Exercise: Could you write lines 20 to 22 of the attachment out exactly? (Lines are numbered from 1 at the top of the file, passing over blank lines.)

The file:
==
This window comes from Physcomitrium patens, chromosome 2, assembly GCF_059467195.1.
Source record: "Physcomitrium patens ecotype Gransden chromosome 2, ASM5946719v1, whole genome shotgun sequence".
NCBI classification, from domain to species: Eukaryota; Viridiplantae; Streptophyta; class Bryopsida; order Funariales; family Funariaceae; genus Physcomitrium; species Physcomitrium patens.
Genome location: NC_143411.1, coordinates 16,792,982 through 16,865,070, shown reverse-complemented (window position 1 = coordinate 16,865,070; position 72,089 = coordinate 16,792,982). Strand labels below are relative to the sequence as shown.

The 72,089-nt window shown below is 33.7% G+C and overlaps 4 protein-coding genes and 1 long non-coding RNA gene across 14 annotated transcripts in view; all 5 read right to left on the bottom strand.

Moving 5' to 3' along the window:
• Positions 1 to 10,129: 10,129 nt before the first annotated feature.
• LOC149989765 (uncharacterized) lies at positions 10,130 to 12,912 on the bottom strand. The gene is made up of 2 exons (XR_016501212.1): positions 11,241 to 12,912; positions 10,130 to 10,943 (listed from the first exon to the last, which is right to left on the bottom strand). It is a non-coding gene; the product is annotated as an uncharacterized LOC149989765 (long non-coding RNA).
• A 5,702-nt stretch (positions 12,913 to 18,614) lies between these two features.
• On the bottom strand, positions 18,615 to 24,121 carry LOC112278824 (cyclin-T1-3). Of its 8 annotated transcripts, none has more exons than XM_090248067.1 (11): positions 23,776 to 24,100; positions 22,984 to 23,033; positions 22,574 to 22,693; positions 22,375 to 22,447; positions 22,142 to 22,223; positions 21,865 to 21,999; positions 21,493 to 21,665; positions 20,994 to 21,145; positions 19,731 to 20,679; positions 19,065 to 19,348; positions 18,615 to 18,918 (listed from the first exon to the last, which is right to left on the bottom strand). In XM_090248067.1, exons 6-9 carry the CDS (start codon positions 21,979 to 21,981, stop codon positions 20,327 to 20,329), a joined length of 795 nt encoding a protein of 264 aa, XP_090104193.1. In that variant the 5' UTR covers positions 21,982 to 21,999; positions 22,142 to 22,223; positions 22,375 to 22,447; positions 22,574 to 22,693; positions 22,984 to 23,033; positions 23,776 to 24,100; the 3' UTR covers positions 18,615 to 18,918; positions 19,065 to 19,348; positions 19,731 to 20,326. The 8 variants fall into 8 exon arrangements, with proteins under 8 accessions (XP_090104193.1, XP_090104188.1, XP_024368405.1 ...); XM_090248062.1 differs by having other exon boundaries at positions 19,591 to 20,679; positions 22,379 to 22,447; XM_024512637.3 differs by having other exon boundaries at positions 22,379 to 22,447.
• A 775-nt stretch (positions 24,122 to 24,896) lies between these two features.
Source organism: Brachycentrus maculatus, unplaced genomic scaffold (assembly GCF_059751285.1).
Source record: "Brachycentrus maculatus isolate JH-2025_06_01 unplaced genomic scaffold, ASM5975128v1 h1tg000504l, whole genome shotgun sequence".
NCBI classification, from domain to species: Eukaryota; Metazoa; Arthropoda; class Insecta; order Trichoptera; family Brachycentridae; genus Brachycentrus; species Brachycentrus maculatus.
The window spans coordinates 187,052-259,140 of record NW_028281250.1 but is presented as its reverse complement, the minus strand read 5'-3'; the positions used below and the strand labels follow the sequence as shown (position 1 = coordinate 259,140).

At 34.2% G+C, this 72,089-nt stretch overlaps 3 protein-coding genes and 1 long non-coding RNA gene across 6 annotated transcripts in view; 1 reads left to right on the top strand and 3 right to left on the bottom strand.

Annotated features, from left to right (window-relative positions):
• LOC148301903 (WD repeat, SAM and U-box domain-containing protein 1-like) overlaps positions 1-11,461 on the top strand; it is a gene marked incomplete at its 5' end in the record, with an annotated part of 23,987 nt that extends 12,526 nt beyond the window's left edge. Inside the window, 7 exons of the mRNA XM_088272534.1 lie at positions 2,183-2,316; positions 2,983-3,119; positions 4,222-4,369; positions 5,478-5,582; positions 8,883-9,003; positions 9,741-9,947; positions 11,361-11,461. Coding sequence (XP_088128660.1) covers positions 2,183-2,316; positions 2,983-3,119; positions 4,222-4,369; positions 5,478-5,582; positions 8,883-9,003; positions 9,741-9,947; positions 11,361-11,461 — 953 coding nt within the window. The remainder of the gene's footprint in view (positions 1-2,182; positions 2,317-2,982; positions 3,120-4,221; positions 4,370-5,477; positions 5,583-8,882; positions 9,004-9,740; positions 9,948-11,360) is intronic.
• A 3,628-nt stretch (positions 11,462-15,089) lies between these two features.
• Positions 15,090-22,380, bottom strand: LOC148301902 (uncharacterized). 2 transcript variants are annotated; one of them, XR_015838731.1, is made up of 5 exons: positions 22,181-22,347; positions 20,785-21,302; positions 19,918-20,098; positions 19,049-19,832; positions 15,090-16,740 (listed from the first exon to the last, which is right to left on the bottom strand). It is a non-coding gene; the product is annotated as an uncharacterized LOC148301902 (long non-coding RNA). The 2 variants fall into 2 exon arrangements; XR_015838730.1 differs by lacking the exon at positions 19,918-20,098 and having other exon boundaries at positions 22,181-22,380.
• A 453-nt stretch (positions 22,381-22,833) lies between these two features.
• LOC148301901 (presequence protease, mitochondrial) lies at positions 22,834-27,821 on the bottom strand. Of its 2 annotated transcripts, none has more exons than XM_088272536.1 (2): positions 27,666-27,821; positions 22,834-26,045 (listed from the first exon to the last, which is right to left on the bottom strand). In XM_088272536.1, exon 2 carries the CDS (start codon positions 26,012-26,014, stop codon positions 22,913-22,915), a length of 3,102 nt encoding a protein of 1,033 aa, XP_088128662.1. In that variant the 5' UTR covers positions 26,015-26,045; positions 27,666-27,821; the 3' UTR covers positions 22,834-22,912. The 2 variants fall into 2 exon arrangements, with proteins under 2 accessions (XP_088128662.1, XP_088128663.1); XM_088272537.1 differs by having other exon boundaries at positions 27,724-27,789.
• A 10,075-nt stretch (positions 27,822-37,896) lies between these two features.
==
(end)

• Positions 15,090-22,380, bottom strand: LOC148301902 (uncharacterized). 2 transcript variants are annotated; one of them, XR_015838731.1, is made up of 5 exons: positions 22,181-22,347; positions 20,785-21,302; positions 19,918-20,098; positions 19,049-19,832; positions 15,090-16,740 (listed from the first exon to the last, which is right to left on the bottom strand). It is a non-coding gene; the product is annotated as an uncharacterized LOC148301902 (long non-coding RNA). The 2 variants fall into 2 exon arrangements; XR_015838730.1 differs by lacking the exon at positions 19,918-20,098 and having other exon boundaries at positions 22,181-22,380.
• A 453-nt stretch (positions 22,381-22,833) lies between these two features.
• LOC148301901 (presequence protease, mitochondrial) lies at positions 22,834-27,821 on the bottom strand. Of its 2 annotated transcripts, none has more exons than XM_088272536.1 (2): positions 27,666-27,821; positions 22,834-26,045 (listed from the first exon to the last, which is right to left on the bottom strand). In XM_088272536.1, exon 2 carries the CDS (start codon positions 26,012-26,014, stop codon positions 22,913-22,915), a length of 3,102 nt encoding a protein of 1,033 aa, XP_088128662.1. In that variant the 5' UTR covers positions 26,015-26,045; positions 27,666-27,821; the 3' UTR covers positions 22,834-22,912. The 2 variants fall into 2 exon arrangements, with proteins under 2 accessions (XP_088128662.1, XP_088128663.1); XM_088272537.1 differs by having other exon boundaries at positions 27,724-27,789.